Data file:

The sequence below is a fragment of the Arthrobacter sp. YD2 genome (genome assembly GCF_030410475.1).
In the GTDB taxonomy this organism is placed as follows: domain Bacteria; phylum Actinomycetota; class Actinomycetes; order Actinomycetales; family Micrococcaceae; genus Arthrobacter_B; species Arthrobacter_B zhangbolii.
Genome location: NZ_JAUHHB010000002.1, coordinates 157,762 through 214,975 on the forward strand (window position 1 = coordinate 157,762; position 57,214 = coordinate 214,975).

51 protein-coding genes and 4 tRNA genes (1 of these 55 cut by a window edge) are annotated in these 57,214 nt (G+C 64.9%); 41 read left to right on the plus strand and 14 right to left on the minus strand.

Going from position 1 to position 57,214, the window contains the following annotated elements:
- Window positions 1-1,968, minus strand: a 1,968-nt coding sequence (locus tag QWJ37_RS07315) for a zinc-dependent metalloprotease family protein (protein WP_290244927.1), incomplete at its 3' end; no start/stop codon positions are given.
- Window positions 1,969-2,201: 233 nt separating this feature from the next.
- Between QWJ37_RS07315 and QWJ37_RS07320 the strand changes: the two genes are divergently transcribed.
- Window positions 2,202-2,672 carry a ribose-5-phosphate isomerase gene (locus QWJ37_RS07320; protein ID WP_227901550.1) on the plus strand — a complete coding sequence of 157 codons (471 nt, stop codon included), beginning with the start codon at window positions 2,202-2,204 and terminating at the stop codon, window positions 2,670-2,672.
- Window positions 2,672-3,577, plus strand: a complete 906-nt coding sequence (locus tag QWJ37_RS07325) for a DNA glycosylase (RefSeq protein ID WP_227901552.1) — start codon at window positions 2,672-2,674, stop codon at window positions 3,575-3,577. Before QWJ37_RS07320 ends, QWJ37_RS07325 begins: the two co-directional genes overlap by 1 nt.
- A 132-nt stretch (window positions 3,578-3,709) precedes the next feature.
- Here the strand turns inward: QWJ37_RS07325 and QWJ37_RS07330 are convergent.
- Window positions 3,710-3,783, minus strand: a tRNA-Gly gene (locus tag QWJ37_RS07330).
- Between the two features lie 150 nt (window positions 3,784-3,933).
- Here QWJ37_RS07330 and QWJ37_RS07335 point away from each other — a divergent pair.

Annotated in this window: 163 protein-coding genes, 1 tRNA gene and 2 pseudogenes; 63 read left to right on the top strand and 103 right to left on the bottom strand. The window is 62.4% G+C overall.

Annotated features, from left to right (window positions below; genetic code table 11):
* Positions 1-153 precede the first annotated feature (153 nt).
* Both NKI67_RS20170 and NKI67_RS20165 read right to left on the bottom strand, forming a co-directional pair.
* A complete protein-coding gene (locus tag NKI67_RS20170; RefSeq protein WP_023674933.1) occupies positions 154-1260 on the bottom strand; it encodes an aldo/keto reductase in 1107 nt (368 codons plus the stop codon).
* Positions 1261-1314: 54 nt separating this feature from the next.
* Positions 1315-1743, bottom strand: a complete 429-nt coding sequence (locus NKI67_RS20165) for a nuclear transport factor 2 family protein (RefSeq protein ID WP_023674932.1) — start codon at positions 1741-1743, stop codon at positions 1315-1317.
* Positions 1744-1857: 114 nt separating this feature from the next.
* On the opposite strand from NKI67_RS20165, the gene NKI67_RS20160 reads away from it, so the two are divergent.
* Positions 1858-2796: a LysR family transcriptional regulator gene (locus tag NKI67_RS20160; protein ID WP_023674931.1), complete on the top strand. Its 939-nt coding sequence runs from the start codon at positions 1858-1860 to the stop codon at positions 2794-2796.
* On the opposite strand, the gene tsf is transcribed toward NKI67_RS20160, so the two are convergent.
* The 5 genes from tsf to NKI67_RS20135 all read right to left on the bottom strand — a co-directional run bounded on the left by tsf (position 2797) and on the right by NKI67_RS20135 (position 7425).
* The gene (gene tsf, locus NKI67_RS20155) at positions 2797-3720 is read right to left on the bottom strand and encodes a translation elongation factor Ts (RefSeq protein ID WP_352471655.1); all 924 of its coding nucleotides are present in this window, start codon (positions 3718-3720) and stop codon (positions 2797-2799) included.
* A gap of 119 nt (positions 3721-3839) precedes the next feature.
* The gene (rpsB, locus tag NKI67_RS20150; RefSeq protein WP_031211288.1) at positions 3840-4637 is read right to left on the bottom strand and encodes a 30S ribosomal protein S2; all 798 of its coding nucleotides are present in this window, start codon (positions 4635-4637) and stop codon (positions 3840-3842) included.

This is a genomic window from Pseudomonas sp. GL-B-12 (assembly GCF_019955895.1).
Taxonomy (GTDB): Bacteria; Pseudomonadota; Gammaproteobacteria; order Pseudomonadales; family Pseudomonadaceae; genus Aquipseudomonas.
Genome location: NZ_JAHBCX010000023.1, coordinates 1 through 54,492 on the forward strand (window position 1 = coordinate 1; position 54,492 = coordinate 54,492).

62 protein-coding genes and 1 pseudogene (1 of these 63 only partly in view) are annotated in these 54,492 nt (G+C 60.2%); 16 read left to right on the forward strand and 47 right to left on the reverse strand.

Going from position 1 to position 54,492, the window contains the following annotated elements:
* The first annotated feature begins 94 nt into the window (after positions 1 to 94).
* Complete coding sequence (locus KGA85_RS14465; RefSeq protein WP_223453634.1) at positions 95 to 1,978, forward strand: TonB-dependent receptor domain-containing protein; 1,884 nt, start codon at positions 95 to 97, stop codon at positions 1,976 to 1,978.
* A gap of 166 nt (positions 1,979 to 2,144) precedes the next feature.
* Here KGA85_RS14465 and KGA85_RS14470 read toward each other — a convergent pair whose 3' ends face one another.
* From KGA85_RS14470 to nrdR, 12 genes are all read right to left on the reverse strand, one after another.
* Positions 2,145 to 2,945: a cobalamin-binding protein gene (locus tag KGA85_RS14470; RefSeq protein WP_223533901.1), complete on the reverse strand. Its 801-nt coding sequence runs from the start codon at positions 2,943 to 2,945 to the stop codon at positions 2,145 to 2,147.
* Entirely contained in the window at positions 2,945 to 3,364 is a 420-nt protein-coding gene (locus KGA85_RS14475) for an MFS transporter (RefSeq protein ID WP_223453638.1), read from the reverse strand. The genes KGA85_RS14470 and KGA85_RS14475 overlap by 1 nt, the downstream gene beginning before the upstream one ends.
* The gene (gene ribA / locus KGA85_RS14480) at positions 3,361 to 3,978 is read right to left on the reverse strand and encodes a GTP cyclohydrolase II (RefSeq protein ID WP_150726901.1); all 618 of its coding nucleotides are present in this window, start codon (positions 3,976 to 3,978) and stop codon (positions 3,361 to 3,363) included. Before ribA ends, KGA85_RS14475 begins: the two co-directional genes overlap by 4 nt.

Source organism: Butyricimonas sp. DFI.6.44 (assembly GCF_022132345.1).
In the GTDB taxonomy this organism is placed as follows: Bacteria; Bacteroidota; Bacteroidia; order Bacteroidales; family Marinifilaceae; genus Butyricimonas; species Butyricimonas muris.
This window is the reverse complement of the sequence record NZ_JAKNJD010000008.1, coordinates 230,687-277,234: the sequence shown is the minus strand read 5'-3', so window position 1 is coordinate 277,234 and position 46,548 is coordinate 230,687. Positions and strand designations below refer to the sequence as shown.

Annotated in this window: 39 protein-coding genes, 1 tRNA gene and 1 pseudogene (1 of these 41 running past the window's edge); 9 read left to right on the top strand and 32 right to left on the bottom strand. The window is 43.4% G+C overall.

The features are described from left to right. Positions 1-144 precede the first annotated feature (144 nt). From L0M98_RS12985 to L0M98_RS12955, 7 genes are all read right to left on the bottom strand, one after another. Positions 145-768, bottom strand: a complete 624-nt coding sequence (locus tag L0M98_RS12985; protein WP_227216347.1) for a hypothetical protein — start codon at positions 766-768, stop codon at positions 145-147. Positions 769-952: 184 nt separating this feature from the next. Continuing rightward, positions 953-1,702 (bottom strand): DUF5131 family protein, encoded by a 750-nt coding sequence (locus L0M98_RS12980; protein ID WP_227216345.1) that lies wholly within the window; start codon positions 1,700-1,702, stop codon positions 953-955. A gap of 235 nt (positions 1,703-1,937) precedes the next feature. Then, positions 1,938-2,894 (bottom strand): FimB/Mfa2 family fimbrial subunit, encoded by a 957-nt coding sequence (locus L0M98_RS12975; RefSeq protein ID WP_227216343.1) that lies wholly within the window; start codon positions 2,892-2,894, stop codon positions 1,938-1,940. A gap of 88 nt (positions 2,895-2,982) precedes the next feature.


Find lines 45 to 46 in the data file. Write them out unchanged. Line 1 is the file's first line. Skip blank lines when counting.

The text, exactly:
In the GTDB taxonomy this organism is placed as follows: Bacteria; Bacteroidota; Bacteroidia; order Bacteroidales; family Marinifilaceae; genus Butyricimonas; species Butyricimonas muris.
This window is the reverse complement of the sequence record NZ_JAKNJD010000008.1, coordinates 230,687-277,234: the sequence shown is the minus strand read 5'-3', so window position 1 is coordinate 277,234 and position 46,548 is coordinate 230,687. Positions and strand designations below refer to the sequence as shown.